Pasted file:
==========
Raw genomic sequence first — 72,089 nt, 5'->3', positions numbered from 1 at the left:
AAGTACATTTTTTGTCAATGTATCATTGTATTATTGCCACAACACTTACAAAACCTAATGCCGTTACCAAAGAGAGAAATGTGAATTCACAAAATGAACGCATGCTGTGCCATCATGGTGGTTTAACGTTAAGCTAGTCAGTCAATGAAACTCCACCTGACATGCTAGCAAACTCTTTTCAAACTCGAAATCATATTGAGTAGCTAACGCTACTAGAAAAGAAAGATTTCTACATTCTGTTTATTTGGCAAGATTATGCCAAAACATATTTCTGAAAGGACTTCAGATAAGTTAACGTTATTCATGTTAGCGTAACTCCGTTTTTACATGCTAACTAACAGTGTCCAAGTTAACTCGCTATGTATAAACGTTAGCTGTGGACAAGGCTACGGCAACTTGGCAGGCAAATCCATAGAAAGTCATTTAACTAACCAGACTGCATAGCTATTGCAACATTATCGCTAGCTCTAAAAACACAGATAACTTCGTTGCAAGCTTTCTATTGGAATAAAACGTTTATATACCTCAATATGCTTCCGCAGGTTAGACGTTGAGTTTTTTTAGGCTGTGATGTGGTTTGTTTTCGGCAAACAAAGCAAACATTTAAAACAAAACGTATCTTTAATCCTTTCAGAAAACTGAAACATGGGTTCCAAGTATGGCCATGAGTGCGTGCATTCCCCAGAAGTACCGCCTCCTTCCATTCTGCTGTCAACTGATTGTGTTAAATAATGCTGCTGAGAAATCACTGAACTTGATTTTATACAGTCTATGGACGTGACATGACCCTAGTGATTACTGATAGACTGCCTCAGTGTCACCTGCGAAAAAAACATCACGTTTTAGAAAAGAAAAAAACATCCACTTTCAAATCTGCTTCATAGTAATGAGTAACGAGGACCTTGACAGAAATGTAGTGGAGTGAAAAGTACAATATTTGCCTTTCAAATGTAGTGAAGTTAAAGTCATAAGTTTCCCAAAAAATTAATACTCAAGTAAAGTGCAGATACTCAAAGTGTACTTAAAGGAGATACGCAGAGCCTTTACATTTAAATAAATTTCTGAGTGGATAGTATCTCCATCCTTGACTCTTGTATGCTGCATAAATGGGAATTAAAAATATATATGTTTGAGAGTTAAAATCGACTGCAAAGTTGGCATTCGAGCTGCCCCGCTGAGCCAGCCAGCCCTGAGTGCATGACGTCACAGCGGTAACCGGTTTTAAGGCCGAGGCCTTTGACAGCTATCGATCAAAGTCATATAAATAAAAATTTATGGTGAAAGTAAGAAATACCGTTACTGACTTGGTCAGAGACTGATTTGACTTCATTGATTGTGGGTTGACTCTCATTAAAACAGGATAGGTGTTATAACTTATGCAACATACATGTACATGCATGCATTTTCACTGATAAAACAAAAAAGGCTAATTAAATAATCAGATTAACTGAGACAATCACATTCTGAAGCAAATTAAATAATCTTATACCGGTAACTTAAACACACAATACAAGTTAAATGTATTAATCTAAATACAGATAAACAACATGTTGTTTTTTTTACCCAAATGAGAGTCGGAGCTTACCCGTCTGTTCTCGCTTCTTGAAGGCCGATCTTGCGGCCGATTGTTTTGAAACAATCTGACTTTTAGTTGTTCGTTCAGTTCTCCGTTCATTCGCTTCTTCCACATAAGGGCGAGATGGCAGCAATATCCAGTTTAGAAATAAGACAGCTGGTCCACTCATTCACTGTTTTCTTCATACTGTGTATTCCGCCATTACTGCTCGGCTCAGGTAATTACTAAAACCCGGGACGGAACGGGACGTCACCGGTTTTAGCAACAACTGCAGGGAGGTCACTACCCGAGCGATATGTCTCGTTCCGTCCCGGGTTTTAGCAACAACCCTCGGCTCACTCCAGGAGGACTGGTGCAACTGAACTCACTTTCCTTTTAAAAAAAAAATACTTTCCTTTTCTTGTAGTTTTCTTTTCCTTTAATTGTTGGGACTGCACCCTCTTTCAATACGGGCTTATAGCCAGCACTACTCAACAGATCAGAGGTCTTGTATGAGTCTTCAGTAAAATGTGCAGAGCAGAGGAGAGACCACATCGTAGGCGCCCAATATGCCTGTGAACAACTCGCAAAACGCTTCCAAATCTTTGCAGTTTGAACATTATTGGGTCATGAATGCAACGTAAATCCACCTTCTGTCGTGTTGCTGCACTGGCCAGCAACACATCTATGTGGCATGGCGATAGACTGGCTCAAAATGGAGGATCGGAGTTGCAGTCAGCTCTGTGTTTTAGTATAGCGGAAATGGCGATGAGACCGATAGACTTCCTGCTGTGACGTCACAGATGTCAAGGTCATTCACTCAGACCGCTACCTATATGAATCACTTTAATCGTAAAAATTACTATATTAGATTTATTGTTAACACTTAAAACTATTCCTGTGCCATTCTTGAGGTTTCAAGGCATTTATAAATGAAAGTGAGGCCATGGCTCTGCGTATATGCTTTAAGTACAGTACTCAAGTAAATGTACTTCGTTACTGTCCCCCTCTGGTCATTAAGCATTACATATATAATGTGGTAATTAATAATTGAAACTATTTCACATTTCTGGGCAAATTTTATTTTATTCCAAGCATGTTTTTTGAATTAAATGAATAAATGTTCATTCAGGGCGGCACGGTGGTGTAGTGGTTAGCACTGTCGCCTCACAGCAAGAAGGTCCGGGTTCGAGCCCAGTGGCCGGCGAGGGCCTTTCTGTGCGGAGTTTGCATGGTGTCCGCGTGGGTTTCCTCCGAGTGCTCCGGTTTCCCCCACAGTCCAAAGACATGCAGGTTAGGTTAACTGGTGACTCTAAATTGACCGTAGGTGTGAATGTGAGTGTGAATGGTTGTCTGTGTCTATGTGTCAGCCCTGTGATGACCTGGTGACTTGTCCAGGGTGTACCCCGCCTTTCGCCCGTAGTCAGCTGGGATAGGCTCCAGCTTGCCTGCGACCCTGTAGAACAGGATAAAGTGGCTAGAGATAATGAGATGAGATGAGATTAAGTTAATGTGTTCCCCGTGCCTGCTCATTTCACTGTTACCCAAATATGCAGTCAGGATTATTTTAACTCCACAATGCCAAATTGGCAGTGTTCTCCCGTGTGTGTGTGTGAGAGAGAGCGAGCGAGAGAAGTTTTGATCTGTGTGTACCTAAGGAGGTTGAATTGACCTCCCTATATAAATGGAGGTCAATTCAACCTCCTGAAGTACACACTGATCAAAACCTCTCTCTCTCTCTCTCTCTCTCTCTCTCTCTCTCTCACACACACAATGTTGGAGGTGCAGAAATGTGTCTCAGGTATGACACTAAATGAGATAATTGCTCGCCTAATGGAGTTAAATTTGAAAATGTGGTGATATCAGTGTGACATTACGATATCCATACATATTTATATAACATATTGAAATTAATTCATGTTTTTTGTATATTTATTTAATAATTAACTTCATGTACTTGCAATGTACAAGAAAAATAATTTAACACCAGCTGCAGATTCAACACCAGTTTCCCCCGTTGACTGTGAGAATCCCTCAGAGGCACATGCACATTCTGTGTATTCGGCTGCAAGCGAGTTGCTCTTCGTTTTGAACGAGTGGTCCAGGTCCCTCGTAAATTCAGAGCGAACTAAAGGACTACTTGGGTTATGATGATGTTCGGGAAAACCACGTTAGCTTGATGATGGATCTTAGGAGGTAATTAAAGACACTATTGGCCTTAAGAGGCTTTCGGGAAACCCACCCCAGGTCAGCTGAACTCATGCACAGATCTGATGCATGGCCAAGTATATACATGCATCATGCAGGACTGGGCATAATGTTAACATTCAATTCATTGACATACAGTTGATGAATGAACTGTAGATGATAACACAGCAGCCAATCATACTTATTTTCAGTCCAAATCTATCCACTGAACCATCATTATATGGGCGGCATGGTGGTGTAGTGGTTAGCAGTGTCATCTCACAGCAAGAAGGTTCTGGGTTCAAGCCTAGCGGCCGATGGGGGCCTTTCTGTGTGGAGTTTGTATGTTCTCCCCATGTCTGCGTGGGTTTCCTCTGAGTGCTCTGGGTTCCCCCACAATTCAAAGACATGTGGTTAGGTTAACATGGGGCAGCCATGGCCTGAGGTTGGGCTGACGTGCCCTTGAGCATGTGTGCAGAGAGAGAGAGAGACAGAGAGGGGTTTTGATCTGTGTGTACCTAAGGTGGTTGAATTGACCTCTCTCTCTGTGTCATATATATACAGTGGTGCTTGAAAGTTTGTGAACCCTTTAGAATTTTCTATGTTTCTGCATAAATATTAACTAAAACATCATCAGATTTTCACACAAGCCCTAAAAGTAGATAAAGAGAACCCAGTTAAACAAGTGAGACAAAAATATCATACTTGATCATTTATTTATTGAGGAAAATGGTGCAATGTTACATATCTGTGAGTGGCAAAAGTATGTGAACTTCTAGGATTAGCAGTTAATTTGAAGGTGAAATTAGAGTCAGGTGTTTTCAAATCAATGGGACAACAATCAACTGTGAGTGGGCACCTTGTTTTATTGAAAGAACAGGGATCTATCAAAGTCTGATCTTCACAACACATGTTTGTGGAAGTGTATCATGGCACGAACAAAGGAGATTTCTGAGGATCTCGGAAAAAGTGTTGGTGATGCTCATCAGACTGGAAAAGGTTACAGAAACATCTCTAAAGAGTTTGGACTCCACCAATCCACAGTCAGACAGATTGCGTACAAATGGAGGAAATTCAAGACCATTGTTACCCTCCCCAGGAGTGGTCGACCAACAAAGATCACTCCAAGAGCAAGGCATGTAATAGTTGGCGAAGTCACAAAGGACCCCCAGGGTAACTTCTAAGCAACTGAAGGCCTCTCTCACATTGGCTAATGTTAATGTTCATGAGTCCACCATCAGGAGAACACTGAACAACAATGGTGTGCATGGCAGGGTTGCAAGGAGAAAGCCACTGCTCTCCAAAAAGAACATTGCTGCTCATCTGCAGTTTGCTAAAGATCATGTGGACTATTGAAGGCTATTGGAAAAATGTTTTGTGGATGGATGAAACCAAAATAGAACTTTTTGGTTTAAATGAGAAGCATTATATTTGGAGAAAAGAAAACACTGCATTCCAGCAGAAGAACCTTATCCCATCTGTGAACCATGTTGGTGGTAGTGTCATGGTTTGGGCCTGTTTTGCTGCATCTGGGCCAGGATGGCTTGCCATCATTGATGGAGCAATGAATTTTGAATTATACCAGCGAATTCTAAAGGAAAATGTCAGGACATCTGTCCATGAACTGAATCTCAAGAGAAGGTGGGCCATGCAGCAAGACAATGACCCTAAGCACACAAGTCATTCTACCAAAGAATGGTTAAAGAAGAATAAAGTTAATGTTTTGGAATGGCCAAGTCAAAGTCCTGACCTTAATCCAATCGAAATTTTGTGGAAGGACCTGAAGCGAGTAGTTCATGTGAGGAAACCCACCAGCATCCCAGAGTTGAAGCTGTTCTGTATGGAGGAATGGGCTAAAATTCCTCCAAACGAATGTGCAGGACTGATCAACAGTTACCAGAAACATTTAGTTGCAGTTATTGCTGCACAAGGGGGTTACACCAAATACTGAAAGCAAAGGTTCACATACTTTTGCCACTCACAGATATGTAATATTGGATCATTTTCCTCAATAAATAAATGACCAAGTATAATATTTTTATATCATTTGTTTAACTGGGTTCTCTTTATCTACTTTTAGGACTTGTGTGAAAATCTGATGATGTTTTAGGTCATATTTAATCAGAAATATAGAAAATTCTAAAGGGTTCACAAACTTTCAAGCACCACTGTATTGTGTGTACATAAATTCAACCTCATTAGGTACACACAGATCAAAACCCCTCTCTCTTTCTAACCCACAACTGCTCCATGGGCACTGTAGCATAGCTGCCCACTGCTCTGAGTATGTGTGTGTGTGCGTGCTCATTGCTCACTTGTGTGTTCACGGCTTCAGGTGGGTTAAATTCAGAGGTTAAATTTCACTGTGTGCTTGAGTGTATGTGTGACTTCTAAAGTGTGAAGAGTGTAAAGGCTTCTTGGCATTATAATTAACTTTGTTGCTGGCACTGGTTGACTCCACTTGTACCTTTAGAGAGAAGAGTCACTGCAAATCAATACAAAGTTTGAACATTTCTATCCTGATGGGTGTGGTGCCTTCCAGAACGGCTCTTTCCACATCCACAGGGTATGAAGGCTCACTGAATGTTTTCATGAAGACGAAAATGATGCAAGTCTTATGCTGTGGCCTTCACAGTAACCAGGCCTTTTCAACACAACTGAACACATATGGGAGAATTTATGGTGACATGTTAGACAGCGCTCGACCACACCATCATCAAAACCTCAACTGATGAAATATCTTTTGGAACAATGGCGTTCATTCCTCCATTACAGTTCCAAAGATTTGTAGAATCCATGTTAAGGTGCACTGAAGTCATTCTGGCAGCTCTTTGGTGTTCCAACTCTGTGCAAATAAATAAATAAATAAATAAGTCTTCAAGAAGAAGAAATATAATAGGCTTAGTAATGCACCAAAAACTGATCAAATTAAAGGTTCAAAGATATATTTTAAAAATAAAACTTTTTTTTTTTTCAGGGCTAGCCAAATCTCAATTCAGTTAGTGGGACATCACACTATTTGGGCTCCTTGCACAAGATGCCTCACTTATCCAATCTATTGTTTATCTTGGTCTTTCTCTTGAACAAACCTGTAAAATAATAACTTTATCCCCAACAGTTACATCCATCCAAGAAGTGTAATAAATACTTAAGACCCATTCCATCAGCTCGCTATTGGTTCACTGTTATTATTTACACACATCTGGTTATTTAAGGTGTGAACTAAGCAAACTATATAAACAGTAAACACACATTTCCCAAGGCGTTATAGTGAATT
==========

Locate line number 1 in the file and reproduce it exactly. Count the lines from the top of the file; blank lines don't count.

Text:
Raw genomic sequence first — 72,089 nt, 5'->3', positions numbered from 1 at the left: